Palava Hut built in the memory of those allegedly massacred by Massaquoi and his men in this village. Photo: Eric Opa Doue.

The judge requested that media entities conceal the identity of the towns and villages where the acts allegedly occurred because of the credible threat that witnesses could be targeted for retaliation or intimidation.

Massaquoi is being prosecuted by a Finnish court in the city of Tampere under the principle of “universal jurisdiction,” which holds that crimes against humanity can be prosecuted anywhere and not just in the country in which they were alleged to have happened.

Laitinen stressed that the court process is an initiative of the Finnish government and not the Liberian government. He said the Liberian government permitted the Finnish team to conduct this investigation “and the subsequent trial sessions that will take place over coming weeks as part of bilateral agreements between Liberia and the European Union.”

Massaquoi was arrested in Finland in March 2020 following months of investigation by Finland’s National Bureau of Investigation. The charges against Massaquoi cover a period between January 7, 1999 and March 10, 2003 and were brought after victim advocates Civitas Maxima of Switzerland, working with the Global Justice Research Project in Liberia, alerted them to Massaquoi’s alleged crimes.

Massaquoi and his family were granted residency in Finland in 2008 as part of his deal with the Special Court for Sierra Leone. Massaquoi was a key witness in the prosecution of Taylor and other RUF leaders in the Sierra Leone war. He was given immunity for his crimes in Sierra Leone but not for those in Liberia.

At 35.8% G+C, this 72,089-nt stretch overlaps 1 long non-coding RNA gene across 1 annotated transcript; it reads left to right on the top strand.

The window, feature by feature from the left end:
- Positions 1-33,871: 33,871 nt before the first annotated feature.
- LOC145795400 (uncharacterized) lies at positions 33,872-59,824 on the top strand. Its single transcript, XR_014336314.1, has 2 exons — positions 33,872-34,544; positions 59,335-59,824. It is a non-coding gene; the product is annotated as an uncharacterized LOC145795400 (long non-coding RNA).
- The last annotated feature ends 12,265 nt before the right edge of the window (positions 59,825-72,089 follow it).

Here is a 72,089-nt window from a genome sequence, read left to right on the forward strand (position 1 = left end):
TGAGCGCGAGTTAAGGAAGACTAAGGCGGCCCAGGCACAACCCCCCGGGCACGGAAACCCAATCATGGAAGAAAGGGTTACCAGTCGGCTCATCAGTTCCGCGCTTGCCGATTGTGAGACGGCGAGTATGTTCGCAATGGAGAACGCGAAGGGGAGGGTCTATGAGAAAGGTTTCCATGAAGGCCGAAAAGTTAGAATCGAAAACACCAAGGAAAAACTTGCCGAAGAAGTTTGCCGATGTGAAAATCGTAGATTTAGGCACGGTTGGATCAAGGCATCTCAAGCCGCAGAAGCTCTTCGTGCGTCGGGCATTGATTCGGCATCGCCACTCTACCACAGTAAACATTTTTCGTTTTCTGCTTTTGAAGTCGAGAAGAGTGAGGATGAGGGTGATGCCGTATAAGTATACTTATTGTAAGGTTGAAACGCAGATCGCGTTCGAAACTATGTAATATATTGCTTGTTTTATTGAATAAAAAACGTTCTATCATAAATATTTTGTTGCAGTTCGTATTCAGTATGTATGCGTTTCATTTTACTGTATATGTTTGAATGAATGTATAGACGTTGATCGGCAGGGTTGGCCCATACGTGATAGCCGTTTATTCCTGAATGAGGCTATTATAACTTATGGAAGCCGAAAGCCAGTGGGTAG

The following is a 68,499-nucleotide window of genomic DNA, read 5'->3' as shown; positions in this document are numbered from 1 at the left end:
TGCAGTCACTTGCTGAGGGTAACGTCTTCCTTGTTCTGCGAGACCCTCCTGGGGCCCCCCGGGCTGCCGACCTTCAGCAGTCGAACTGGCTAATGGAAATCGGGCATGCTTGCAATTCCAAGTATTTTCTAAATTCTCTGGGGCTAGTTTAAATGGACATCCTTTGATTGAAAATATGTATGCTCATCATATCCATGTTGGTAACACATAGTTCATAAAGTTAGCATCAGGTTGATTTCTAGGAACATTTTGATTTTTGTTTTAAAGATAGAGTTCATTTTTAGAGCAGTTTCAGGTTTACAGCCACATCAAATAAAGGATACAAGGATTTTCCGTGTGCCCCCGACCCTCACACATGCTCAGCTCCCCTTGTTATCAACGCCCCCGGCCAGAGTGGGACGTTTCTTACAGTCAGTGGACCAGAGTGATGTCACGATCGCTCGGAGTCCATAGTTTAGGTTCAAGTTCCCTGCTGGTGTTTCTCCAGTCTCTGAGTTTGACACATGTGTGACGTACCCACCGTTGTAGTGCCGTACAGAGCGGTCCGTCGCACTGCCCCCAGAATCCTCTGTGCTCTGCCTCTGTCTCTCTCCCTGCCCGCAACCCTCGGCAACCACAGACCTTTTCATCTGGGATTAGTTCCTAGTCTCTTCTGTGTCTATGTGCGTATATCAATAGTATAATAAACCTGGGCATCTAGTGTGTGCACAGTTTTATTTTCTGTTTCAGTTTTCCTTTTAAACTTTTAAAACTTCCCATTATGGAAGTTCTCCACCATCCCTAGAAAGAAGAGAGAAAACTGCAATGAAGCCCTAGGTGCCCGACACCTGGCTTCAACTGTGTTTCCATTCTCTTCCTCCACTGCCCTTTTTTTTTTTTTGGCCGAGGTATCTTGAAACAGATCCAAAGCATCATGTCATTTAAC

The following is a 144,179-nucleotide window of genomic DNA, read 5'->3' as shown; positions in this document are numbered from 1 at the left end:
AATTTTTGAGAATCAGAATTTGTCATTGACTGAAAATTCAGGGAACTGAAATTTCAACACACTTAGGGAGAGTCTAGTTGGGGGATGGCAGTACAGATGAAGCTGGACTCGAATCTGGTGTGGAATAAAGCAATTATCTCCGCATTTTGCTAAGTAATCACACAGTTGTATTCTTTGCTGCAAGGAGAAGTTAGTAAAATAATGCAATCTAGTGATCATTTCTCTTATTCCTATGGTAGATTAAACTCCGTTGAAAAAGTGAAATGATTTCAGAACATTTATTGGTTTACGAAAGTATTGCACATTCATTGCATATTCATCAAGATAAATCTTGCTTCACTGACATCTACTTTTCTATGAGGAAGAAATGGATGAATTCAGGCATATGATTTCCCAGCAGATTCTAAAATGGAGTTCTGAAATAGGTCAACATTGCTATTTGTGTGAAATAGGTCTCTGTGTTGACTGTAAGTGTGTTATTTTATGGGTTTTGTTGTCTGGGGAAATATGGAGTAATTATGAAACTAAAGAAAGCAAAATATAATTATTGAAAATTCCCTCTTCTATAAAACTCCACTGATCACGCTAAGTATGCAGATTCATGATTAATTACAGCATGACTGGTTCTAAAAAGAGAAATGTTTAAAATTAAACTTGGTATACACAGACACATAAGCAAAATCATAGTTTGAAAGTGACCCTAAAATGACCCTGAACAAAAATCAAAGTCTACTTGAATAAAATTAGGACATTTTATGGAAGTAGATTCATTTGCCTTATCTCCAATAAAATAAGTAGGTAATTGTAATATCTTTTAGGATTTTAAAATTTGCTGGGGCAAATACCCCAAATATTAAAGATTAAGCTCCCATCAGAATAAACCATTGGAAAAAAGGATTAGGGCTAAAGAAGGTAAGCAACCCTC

Trials of Liberians who committed war crimes in Liberia have taken place in Philadelphia and Switzerland but this is the first court to come to Liberia. Indeed, the trial will be the only trial of anyone accused of war crimes during Liberia’s civil war to take place on Liberian soil. Justice activists hope the case will breathe new life into the push for a war crimes court in Liberia. A bill for a court is still lingering in the legislature.

About 80 witnesses are expected to testify in court during the hearing in Liberia. The court, which comprises three judges, a state prosecutor, a district prosecutor, a defense lawyer, and the court technical staff will then travel to Sierra Leone. Because of concerns about his security in Liberia, Gibril Massaquoi will remain in Finland. He will be accompanied by one of his defense lawyers and participate in the hearings via a video link.

This story was a collaboration with New Narratives as part of the West Africa Justice Reporting Project

Featured photo by Eric Opa Doue

Eric Doue

Eric Opa Doue is a co-founder of Echo Radio Station, which does a series of programs in Bassa, Kru, and simple Liberian English. Under his leadership, Echo Radio was selected as one of the Moody Radio global partners for training opportunities in 2013 and 2014. Eric was one of a handful of reporters who received training from Internews in 2015 on humanitarian reporting during the Ebola outbreak in Liberia. He holds a diploma in Journalism, from the Ghana Institute of Journalism.